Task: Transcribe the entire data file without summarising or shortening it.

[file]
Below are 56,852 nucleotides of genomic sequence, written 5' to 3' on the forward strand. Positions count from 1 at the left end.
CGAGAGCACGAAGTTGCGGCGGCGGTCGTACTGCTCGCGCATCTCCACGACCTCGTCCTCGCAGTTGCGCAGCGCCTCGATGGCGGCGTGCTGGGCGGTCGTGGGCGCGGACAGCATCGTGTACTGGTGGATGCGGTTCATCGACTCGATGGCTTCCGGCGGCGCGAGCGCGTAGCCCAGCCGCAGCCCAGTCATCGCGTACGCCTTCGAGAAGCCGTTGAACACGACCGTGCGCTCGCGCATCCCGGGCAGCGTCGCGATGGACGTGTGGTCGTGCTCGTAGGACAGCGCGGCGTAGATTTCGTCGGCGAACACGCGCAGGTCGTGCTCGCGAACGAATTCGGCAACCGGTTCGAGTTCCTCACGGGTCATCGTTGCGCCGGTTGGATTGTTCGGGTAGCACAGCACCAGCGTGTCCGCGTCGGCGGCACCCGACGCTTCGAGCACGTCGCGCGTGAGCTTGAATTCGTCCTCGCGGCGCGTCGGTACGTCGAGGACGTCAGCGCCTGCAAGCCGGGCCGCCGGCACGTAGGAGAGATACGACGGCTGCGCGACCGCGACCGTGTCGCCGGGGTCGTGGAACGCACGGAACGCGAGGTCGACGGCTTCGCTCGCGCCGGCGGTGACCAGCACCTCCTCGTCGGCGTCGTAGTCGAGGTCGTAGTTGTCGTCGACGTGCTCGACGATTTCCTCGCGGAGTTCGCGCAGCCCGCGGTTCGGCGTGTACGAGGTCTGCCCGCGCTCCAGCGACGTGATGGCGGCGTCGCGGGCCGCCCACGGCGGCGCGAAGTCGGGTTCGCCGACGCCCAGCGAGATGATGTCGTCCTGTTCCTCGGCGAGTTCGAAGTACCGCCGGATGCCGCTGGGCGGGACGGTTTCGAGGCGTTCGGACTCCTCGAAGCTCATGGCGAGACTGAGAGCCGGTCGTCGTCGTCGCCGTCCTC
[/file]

Below are 56,852 nucleotides of genomic sequence, written 5' to 3' on the forward strand. Positions count from 1 at the left end.
CGAGAGCACGAAGTTGCGGCGGCGGTCGTACTGCTCGCGCATCTCCACGACCTCGTCCTCGCAGTTGCGCAGCGCCTCGATGGCGGCGTGCTGGGCGGTCGTGGGCGCGGACAGCATCGTGTACTGGTGGATGCGGTTCATCGACTCGATGGCTTCCGGCGGCGCGAGCGCGTAGCCCAGCCGCAGCCCAGTCATCGCGTACGCCTTCGAGAAGCCGTTGAACACGACCGTGCGCTCGCGCATCCCGGGCAGCGTCGCGATGGACGTGTGGTCGTGCTCGTAGGACAGCGCGGCGTAGATTTCGTCGGCGAACACGCGCAGGTCGTGCTCGCGAACGAATTCGGCAACCGGTTCGAGTTCCTCACGGGTCATCGTTGCGCCGGTTGGATTGTTCGGGTAGCACAGCACCAGCGTGTCCGCGTCGGCGGCACCCGACGCTTCGAGCACGTCGCGCGTGAGCTTGAATTCGTCCTCGCGGCGCGTCGGTACGTCGAGGACGTCAGCGCCTGCAAGCCGGGCCGCCGGCACGTAGGAGAGATACGACGGCTGCGCGACCGCGACCGTGTCGCCGGGGTCGTGGAACGCACGGAACGCGAGGTCGACGGCTTCGCTCGCGCCGGCGGTGACCAGCACCTCCTCGTCGGCGTCGTAGTCGAGGTCGTAGTTGTCGTCGACGTGCTCGACGATTTCCTCGCGGAGTTCGCGCAGCCCGCGGTTCGGCGTGTACGAGGTCTGCCCGCGCTCCAGCGACGTGATGGCGGCGTCGCGGGCCGCCCACGGCGGCGCGAAGTCGGGTTCGCCGACGCCCAGCGAGATGATGTCGTCCTGTTCCTCGGCGAGTTCGAAGTACCGCCGGATGCCGCTGGGCGGGACGGTTTCGAGGCGTTCGGACTCCTCGAAGCTCATGGCGAGACTGAGAGCCGGTCGTCGTCGTCGCCGTCCTC